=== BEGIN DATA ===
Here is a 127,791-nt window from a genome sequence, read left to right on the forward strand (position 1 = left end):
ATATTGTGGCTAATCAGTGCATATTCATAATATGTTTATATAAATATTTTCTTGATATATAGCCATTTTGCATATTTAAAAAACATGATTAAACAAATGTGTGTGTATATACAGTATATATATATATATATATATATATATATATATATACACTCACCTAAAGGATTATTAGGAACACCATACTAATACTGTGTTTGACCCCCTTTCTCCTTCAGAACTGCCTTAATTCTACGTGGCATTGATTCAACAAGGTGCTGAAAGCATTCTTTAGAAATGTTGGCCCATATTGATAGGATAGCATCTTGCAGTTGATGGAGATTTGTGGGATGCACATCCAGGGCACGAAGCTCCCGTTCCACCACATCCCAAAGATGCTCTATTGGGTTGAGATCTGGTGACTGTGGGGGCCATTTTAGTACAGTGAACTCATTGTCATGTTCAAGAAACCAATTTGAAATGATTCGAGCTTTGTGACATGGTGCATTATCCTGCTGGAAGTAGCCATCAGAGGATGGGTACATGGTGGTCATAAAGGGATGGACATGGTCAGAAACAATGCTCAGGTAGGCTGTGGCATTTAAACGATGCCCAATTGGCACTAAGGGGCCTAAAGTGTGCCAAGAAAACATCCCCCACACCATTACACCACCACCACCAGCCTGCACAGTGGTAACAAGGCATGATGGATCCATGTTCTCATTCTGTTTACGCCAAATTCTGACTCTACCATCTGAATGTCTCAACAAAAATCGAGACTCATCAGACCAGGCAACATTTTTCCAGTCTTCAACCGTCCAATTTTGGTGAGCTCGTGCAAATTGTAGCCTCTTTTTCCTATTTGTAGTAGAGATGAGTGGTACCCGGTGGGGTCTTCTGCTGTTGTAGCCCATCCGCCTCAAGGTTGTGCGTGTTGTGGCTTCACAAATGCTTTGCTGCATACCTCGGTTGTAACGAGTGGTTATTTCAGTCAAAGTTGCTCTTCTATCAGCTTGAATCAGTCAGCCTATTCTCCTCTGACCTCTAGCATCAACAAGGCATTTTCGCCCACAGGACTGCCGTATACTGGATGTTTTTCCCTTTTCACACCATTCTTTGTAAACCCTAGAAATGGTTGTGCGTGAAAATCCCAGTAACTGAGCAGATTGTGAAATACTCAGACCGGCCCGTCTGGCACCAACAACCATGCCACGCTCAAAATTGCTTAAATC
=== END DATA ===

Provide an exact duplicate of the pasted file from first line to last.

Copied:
Here is a 127,791-nt window from a genome sequence, read left to right on the forward strand (position 1 = left end):
ATATTGTGGCTAATCAGTGCATATTCATAATATGTTTATATAAATATTTTCTTGATATATAGCCATTTTGCATATTTAAAAAACATGATTAAACAAATGTGTGTGTATATACAGTATATATATATATATATATATATATATATATATATACACTCACCTAAAGGATTATTAGGAACACCATACTAATACTGTGTTTGACCCCCTTTCTCCTTCAGAACTGCCTTAATTCTACGTGGCATTGATTCAACAAGGTGCTGAAAGCATTCTTTAGAAATGTTGGCCCATATTGATAGGATAGCATCTTGCAGTTGATGGAGATTTGTGGGATGCACATCCAGGGCACGAAGCTCCCGTTCCACCACATCCCAAAGATGCTCTATTGGGTTGAGATCTGGTGACTGTGGGGGCCATTTTAGTACAGTGAACTCATTGTCATGTTCAAGAAACCAATTTGAAATGATTCGAGCTTTGTGACATGGTGCATTATCCTGCTGGAAGTAGCCATCAGAGGATGGGTACATGGTGGTCATAAAGGGATGGACATGGTCAGAAACAATGCTCAGGTAGGCTGTGGCATTTAAACGATGCCCAATTGGCACTAAGGGGCCTAAAGTGTGCCAAGAAAACATCCCCCACACCATTACACCACCACCACCAGCCTGCACAGTGGTAACAAGGCATGATGGATCCATGTTCTCATTCTGTTTACGCCAAATTCTGACTCTACCATCTGAATGTCTCAACAAAAATCGAGACTCATCAGACCAGGCAACATTTTTCCAGTCTTCAACCGTCCAATTTTGGTGAGCTCGTGCAAATTGTAGCCTCTTTTTCCTATTTGTAGTAGAGATGAGTGGTACCCGGTGGGGTCTTCTGCTGTTGTAGCCCATCCGCCTCAAGGTTGTGCGTGTTGTGGCTTCACAAATGCTTTGCTGCATACCTCGGTTGTAACGAGTGGTTATTTCAGTCAAAGTTGCTCTTCTATCAGCTTGAATCAGTCAGCCTATTCTCCTCTGACCTCTAGCATCAACAAGGCATTTTCGCCCACAGGACTGCCGTATACTGGATGTTTTTCCCTTTTCACACCATTCTTTGTAAACCCTAGAAATGGTTGTGCGTGAAAATCCCAGTAACTGAGCAGATTGTGAAATACTCAGACCGGCCCGTCTGGCACCAACAACCATGCCACGCTCAAAATTGCTTAAATC